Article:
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What Causes Arm Pimples?

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  • Written By: Madeleine A.
  • Edited By: W. Everett
  • Last Modified Date: 23 November 2016
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Arm pimples are typically caused by dry skin. The most common location for arm pimples is the upper arm, but they can occur anywhere on the arm. The accumulation of dead skin cells can cause hair follicles to clog, contributing to the formation of arm pimples or bumps. Using a loofah sponge during a shower to exfoliate dead skin can help unblock follicles, resulting in smoother-looking skin.

After exfoliating the skin with a loofah sponge, a moisturizing cream should be liberally applied to the arms and thoroughly rubbed in. Though any type of moisturizer is generally effective in relieving dry skin and pimples, stronger, prescription moisturizers may be recommended to alleviate the condition. When arm pimples become resistant to conventional treatments, a dermatologist should be consulted so he can recommend alternative treatments.

When exfoliating dry arm skin, it is important not to be overly aggressive. This can worsen the skin condition and contribute to permanent tissue damage. Exfoliating the skin using gentle but firm circular motions is the correct way to remove dead skin. Proper skin exfoliation will help smooth the surface of the skin and give it a healthy glow. Another common cause of pimples on the arm is the fluctuation of hormones. This can occur during the childbearing years or during the menopausal years. Fluctuations in hormonal levels can be evaluated and treated by a qualified health care provider.

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Over-the-counter acne preparations can also help alleviate arm bumps, but if used too often, these can further dry out the skin. Some people get good results by taking vitamin E supplements and fish oil supplements. These help moisturize the skin from within the body and are typically well-tolerated by most people. They may not be suitable, however, for people who are taking medications to help thin the blood, or who have certain medical conditions. Prior to taking dietary supplements for pimples, a health care provider should be consulted.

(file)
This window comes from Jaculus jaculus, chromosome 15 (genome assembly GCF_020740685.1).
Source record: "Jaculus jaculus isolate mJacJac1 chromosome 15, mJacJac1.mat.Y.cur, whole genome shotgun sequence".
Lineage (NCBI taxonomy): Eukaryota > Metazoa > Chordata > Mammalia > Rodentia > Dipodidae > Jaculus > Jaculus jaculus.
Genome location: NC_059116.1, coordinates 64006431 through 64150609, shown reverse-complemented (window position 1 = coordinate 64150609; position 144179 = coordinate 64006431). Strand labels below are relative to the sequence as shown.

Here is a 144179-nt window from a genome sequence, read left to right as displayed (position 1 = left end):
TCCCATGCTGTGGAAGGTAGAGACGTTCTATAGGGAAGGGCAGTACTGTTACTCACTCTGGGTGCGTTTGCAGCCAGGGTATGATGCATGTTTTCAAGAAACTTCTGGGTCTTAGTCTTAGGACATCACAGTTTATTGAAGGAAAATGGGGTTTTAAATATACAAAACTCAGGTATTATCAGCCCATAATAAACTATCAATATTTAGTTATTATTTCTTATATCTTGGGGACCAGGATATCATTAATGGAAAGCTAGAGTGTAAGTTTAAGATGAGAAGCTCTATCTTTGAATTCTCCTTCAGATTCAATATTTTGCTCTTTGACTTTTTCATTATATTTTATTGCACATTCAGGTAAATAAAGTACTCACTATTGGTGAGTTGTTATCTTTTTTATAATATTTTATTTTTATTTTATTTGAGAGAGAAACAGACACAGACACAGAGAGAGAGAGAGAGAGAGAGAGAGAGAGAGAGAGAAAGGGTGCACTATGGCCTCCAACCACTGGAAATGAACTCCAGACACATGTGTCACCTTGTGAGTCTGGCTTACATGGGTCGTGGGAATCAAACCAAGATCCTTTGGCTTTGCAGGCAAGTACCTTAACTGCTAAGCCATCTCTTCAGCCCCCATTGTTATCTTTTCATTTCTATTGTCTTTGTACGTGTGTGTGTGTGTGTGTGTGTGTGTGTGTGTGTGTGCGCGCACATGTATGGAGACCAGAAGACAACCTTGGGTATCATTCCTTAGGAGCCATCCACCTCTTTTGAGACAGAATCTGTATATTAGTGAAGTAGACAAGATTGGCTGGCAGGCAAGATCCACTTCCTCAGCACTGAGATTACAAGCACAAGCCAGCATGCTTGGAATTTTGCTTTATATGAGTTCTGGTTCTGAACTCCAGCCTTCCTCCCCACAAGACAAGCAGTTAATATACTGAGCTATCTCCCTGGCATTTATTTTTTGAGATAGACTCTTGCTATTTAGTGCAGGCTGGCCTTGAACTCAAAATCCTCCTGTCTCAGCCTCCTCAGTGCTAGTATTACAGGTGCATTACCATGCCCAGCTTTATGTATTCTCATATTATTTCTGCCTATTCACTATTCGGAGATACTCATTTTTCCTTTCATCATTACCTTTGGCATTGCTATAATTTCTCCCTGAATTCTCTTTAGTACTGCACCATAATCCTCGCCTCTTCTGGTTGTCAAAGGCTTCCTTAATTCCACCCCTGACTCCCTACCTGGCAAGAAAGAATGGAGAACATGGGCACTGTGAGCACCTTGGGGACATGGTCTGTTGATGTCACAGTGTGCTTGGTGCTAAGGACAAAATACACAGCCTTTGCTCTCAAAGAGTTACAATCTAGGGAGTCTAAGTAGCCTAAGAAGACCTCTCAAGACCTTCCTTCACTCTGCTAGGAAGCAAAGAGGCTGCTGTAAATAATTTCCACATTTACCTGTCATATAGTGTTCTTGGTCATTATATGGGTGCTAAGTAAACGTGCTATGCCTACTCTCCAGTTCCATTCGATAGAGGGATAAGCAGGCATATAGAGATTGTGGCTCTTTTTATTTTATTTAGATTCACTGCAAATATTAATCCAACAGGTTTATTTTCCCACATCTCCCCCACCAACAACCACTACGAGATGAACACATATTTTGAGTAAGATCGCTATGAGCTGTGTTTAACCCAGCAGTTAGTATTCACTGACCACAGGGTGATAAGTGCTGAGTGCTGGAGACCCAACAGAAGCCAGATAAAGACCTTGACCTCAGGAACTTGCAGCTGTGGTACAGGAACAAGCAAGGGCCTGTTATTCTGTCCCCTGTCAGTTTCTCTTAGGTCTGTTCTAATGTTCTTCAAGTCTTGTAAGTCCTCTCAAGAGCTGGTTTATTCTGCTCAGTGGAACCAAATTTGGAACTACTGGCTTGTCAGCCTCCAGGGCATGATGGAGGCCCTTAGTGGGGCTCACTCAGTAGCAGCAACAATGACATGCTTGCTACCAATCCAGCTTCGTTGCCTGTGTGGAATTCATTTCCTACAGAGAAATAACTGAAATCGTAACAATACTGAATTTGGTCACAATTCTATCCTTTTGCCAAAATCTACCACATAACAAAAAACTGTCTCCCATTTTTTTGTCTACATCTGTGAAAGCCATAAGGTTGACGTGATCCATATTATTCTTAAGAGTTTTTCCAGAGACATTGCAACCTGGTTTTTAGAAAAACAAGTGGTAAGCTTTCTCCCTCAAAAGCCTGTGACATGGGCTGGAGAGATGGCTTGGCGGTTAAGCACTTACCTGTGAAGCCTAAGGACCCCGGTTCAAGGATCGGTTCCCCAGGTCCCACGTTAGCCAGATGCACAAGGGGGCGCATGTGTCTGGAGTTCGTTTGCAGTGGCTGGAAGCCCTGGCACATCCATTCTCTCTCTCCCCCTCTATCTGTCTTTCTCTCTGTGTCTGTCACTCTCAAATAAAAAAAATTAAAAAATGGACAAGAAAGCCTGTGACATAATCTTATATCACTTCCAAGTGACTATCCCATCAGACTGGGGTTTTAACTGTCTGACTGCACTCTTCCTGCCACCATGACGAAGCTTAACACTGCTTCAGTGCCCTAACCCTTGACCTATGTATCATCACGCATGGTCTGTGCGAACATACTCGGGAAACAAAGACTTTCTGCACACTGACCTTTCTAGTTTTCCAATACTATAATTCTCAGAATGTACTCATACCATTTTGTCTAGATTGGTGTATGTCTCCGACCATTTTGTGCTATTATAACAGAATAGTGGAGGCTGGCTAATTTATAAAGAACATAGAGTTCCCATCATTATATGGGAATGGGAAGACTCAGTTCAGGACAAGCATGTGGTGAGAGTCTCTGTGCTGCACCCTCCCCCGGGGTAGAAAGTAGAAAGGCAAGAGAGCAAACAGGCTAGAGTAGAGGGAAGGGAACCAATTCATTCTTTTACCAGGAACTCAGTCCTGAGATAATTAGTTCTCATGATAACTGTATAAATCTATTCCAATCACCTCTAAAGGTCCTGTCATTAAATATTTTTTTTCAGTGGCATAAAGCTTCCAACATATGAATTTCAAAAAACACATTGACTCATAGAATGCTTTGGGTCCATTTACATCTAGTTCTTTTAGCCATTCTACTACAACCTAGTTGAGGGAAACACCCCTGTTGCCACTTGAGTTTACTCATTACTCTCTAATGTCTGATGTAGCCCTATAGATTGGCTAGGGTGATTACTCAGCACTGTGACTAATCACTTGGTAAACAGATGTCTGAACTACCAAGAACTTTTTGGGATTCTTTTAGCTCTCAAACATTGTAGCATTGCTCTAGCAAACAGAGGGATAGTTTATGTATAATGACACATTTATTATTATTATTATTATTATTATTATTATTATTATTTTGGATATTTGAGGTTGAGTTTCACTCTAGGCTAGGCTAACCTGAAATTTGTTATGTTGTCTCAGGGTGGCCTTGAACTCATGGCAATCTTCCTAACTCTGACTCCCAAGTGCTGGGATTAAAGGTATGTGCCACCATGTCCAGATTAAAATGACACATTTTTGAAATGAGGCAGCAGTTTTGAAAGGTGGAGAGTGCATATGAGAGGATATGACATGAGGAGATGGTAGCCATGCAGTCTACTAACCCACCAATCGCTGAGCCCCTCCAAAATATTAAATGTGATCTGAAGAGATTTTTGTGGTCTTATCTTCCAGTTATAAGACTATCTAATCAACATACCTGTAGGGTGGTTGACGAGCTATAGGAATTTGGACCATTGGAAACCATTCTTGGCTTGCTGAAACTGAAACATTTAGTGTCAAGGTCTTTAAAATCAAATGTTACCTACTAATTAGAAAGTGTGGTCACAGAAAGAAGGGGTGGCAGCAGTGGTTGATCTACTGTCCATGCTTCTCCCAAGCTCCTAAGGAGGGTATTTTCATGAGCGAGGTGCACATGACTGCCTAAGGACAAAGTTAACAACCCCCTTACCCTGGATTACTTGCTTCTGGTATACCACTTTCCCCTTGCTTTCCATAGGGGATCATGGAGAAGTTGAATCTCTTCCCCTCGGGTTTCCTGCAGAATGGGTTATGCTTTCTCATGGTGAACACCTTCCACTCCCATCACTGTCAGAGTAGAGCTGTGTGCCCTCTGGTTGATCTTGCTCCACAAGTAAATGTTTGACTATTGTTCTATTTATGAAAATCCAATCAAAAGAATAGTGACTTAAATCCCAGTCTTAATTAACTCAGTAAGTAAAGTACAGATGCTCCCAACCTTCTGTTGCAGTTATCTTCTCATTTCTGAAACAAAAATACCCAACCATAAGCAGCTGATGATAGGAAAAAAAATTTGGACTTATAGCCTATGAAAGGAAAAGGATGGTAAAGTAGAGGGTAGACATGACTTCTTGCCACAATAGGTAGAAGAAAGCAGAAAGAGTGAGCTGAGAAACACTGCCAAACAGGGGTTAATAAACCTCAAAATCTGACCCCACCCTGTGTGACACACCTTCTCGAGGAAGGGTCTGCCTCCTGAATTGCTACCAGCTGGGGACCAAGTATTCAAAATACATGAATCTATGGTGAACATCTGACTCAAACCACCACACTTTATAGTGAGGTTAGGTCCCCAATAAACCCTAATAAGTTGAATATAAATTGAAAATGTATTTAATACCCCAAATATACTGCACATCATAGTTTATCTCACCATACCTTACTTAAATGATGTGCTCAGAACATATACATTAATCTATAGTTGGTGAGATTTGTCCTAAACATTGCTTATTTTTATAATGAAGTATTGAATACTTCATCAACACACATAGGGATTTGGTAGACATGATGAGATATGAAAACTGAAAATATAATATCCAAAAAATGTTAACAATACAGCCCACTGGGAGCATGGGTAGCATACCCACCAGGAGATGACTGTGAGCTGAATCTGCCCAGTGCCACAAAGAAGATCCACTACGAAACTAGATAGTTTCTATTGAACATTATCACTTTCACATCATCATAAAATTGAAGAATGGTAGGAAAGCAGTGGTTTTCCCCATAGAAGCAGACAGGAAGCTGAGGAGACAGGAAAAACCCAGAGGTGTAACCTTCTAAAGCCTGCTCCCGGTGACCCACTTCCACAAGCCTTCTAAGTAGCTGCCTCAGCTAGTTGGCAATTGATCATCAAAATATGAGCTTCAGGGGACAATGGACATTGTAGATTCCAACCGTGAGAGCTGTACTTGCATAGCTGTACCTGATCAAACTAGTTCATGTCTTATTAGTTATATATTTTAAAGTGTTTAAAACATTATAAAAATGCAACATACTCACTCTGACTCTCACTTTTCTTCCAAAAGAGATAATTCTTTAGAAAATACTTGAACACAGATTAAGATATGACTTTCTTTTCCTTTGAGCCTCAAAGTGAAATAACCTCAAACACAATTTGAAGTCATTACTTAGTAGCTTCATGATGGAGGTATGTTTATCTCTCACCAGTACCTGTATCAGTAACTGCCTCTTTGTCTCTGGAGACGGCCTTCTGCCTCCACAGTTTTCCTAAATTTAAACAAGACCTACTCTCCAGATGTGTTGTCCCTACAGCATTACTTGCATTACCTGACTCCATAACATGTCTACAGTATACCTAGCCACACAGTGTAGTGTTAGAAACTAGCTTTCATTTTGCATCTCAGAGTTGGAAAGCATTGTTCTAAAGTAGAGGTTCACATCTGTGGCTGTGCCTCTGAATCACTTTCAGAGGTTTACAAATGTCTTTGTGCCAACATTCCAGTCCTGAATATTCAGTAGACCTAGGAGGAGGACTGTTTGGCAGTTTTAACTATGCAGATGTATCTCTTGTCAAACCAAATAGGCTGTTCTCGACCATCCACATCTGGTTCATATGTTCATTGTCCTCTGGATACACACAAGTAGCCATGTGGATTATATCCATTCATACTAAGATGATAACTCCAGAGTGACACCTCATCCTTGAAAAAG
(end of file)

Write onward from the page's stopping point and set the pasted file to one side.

While conservative treatments for arm pimples can be very effective in eliminating them, the results can take time. It can take up to three weeks before results are noticed and the results may not be permanent. Arm bumps can disappear, only to return when the weather becomes cold and dry, or after taking hot showers or baths, which deplete the skin of its natural oils. Pimples on the arms, although unsightly, are typically not indicative of a serious medical condition. However, if the pimples become sore, red or produce pus, they should be evaluated by a health care provider.

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shell4life
Post 4

I've heard that glycolic acid can really help with getting rid of arm pimples. I used an exfoliating scrub that contained this, and it seemed to make some of them go away.

I followed each exfoliating shower with lotion, too. I knew that since I was removing moisture along with the dead skin, I needed to replenish it.

Now that I'm older, I really don't see to many arm pimples. Maybe this is because I use more body lotion now than I did before. I know that moisture is the key to younger looking skin, so I use lotion all over.

Perdido
Post 3

@seag47 – I know it's tempting, but don't do it. I did it years ago, and it only caused more problems.

The cream that I got from my doctor said that it would make my skin more sensitive to the sun. Well, I had a wide-brimmed hat on, so it didn't get to my face, but once I applied the cream on my upper arms, I was inviting the sun to bake them.

I ended up with burned spots on my upper arms so severe that they caused black scabs to form. I had to get steroid cream from my doctor to treat the area, and to this day, I have dark freckles in those spots.

If you need a product for your upper arms, ask your dermatologist for one. The skin there has different needs, and you have to pay attention to side effects, too.

seag47
Post 2

My dermatologist gave me some acne cream for the pimples on my face. I'm tempted to use it on my upper arms, too. Would this be safe?

giddion
Post 1

I struggled with little white pimples on the backs of my upper arms all throughout my teenage years. I never knew that they were caused by dry skin!

I figured that since the skin on my face was so oily, I must have oily skin all over. It's no wonder that benzoyl peroxide didn't get rid of them. I was only drying out my skin further by using it.

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